But when the American Federation of Labor and the Congress of Industrial Organizations joined its 15 million members into a super union coalition 60 years ago, they became one of the most powerful organizations in the United States. TIME dedicated its Mar. 21, 1955 cover to George Meany, the man minted president of the AFL-CIO that year. He was a cigar-smoking plumber who rose to prominence within the unions, carrying a $35,000 annual paycheck (over $300,000 today) and a taste for French wines. In the 1950s, a long history of union victories—the eight-hour workday, and old-age and illness protections—gave the AFL-CIO a prominence in American society that has mostly dissipated today.

Meany told TIME about a gathering of supporters of his father’s union, the plumbers’ local:

“I can remember little groups of people coming to our home on a Sunday afternoon,” George recalls. “There were no movies in those days and not many automobiles around, and people visited one another on Sunday, and practically all of the visitors who came to my home were officers and members of the union.

“I can remember these men talking about something known as ‘the organization,’ and I may say to you that they did not pronounce it that way, they called it the ‘organ-eye-zation.’ But I can remember the reverence in which they used the term, and inculcated into my mind at that time was the thought that whatever the organization was, it was something with these men almost on a par with religion. I grew up with faith in the trade-union movement.”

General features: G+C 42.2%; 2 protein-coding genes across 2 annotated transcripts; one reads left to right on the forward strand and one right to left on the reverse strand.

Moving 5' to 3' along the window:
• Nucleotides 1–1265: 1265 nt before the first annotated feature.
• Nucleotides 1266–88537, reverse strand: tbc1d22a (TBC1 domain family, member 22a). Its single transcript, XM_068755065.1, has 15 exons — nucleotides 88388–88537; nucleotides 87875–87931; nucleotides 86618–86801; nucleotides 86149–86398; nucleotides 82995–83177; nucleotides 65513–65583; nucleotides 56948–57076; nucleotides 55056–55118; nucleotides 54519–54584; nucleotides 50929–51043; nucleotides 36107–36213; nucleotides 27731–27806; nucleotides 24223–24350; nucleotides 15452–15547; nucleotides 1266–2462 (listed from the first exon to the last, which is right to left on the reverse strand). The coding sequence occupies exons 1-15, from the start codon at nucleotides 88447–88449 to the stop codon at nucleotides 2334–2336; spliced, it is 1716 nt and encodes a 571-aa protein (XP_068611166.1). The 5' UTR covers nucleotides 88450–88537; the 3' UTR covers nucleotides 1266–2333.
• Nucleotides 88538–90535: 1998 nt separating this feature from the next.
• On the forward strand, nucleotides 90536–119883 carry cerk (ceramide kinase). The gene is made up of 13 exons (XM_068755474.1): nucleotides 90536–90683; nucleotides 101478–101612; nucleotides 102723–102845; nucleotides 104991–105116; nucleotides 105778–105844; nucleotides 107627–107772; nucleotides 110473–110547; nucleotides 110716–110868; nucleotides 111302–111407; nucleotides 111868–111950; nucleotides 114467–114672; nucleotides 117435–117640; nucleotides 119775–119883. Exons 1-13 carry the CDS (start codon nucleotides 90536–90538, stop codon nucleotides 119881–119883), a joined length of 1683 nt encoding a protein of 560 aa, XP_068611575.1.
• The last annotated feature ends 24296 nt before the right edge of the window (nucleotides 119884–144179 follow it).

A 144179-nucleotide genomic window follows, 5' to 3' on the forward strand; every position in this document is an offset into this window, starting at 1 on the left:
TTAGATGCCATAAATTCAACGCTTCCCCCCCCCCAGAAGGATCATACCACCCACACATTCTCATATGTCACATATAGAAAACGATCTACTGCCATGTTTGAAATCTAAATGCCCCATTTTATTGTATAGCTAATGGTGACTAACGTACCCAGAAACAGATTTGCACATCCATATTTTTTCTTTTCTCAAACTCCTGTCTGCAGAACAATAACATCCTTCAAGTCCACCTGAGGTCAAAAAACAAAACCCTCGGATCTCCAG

Labors’ political successes in the U.S. distinguished the movement in the western world. TIME recounted an exchange between Meany and a British counterpart:

George Meany summed up the American success a few years ago in Britain, when a British trade-unionist who was also a member of the Labor Party asked him: “When are you Yanks going to wake up and form a political party?” Meany floored him with a proud reply: “When collective bargaining yields as little for us as it does for you, we may have to form a political party.”

Despite the unions’ challenges today—and Meany’s forecast—the U.S. doesn’t have a labor party. But labor does have allies.